The holy month of Ramadan is a time for spiritual reflection and discipline, but we fast from dawn until sunset. It is extremely physically exhausting! For patients with chronic diseases, you must be cautious. Here is what you need to know to make an informed decision about whether or not you can fast during Ramadan, and how to adjust your medications.
When Should You Be Cautious?
For some people with chronic diseases, fasting during Ramadan may not be safe. Here are some conditions that require caution:
- Uncontrolled Diabetes: If you have uncontrolled diabetes, fasting can be dangerous because it can lead to extremely high or low blood sugar levels, and cause complications like diabetic ketoacidosis or even diabetic coma. Ensure that you have good blood sugar control before considering fasting.
- Controlled Diabetes: If your diabetes is well-controlled and you have no other underlying health conditions, fasting during Ramadan may be safe depending on your individual circumstances. Your doctor may need to adjust your medications or diet plan during the fasting period to ensure that your blood sugar levels remain stable. Also, check your blood sugar levels more often during the fast, and to break your fast immediately if your blood sugar levels become too low or too high.
- Advanced Kidney Disease: If you have advanced kidney disease, fasting can be dangerous because it can lead to dehydration and an increase in waste products in your blood. It's important to speak to your doctor or healthcare provider about whether fasting is safe for you.
- Cardiovascular Disease: If you have cardiovascular disease, fasting can be dangerous because it can lead to dehydration, low blood pressure, and irregular heart rhythms. It's important to speak to your doctor or healthcare provider about whether fasting is safe for you.
- Pregnant or Breastfeeding Women: Pregnant or breastfeeding women with chronic diseases should not fast during Ramadan because it can affect the health of the mother and the baby.
How To Fast Safely During Ramadan
For many people with chronic diseases, fasting during Ramadan can be safe if certain precautions are taken. Here are some general guidelines to follow:
- Consult your Doctor: If you have any chronic disease such as diabetes, heart disease, kidney disease or any other chronic illness, it's important to speak to your doctor or healthcare provider about fasting. They can help you determine whether fasting is safe for you and give you advice on how to manage your medications and condition during the fast.
- Adjust your medication and diet plan: If your doctor approves fasting, you may need to adjust your medication and diet plan accordingly. For example, if you have diabetes, you may need to adjust the timing or dosage of your insulin injections or oral medications to avoid hypoglycemia (low blood sugar). You may also need to change the types of foods you eat during the pre-dawn and sunset meals (suhoor and iftar) to maintain stable blood sugar levels.
- Stay Hydrated: Staying hydrated is crucial during Ramadan, especially for people with chronic diseases. It's important to drink plenty of water during the pre-dawn and sunset meals to prevent dehydration, especially in hot weather. If you have kidney disease, you may need to limit your fluid intake, so speak to your doctor or healthcare provider about how much water you should drink.
- Keep monitoring: it is important to always check your vitals, especially when there is no food onboard. Medications can act for long periods, but without food in your system, your body may respond differently, so keep monitoring.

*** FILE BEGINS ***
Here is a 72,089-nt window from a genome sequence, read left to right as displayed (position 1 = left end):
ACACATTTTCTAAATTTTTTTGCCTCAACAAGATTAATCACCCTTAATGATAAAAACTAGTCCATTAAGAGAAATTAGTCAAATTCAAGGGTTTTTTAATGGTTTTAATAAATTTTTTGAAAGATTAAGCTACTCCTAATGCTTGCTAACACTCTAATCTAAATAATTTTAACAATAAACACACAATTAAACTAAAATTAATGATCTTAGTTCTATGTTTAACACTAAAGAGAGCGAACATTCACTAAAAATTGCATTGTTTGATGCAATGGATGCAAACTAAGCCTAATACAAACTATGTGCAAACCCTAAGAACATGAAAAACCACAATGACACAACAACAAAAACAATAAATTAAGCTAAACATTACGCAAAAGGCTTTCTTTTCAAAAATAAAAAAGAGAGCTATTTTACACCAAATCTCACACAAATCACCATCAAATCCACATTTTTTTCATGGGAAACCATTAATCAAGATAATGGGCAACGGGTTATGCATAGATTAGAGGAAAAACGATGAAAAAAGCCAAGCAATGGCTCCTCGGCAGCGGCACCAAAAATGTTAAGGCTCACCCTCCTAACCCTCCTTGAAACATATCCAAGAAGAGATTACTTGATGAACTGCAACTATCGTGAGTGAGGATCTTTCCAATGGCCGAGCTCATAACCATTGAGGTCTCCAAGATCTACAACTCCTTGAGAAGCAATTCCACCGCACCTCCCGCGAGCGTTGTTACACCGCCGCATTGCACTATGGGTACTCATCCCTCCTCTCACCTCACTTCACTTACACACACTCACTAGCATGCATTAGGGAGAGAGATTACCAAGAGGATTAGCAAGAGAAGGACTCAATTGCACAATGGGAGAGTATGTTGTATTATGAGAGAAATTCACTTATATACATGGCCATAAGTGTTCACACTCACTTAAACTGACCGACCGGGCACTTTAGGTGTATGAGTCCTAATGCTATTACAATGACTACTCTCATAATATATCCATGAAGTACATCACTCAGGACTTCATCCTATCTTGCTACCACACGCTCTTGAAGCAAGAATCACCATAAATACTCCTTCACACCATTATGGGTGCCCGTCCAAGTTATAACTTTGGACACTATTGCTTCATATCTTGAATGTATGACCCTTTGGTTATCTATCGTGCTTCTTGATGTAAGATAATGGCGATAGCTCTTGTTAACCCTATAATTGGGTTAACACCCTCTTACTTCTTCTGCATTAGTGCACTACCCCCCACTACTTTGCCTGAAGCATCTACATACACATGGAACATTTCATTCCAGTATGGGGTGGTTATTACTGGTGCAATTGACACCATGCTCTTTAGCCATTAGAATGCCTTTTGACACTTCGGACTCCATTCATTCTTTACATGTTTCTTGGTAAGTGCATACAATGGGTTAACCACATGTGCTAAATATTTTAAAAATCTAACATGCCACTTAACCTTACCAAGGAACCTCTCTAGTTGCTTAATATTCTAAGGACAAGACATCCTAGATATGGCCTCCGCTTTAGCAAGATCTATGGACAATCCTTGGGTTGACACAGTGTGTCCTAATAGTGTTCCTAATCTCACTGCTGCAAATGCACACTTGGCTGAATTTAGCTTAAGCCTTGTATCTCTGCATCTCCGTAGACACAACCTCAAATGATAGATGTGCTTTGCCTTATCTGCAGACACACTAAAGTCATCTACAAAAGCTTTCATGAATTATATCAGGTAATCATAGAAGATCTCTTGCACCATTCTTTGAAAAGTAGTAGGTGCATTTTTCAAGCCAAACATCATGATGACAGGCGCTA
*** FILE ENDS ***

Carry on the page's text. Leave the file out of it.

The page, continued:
- Check your blood pressure 3 times per day- morning, mid-day, and in the evening after maghrib and iftar (the evening time after you are permitted to eat);
- If you monitor blood sugars, get 2 paired readings , and a mid-dady check- check when you first wake up, before suhoor (the morning meal time), and 2 hours after your suhoor. Check any time you feel symptoms of low glucose during the day, and also check before and 2 hours after iftar
What Should You Do If You Feel Uncomfortable Symptoms?
It's important to prioritize your health and safety, and not to push yourself beyond your limits. If you feel unwell or experience symptoms, there are different ways to handle them:
- Dizziness, weakness, or dehydration--> Stop fasting and seek medical attention.
- Unbearable exhaustion in the afternoons--> Re-evaluate your morning suhoor ad iftar: did you have enough fiber and protein to give you a slow release of energy throughout the day? Did you drink enough water? Check your blood sugars to make sure they aren’t going low. If glucose is low, stop fasting and talk to your doctor about temporarily adjusting medications.
- Muscular cramping--> you may be dehydrated or be missing valuable minerals; drink water in small amounts, and more frequently throughout the night, and/or add a fruit and vegetable smoothie to increase mineral intake to the recommended 2-4 servings of fruit and 3-5 servings vegetables per day.
- Burning on urination--> you may be getting a urinary tract infection; drink water in small amounts and more frequently throughout the night, and try adding an electrolyte drink to your evening or morning routine, such as a coconut water.
In conclusion, fasting during Ramadan can be safe for patients with chronic diseases if certain precautions are taken. It's important to consult your doctor or healthcare provider before fasting to determine whether it's safe for you. If your doctor approves fasting, you may need to adjust your medication and diet plan accordingly and stay hydrated during the fast. For patients with certain conditions, caution should be taken, and fasting may not be safe. Remember that the health and safety of yourself and your family should always come first.